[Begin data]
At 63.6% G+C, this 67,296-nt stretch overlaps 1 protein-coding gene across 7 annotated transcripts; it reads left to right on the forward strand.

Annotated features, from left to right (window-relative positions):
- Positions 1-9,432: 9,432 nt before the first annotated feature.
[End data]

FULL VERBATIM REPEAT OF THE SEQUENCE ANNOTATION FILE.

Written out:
At 63.6% G+C, this 67,296-nt stretch overlaps 1 protein-coding gene across 7 annotated transcripts; it reads left to right on the forward strand.

Annotated features, from left to right (window-relative positions):
- Positions 1-9,432: 9,432 nt before the first annotated feature.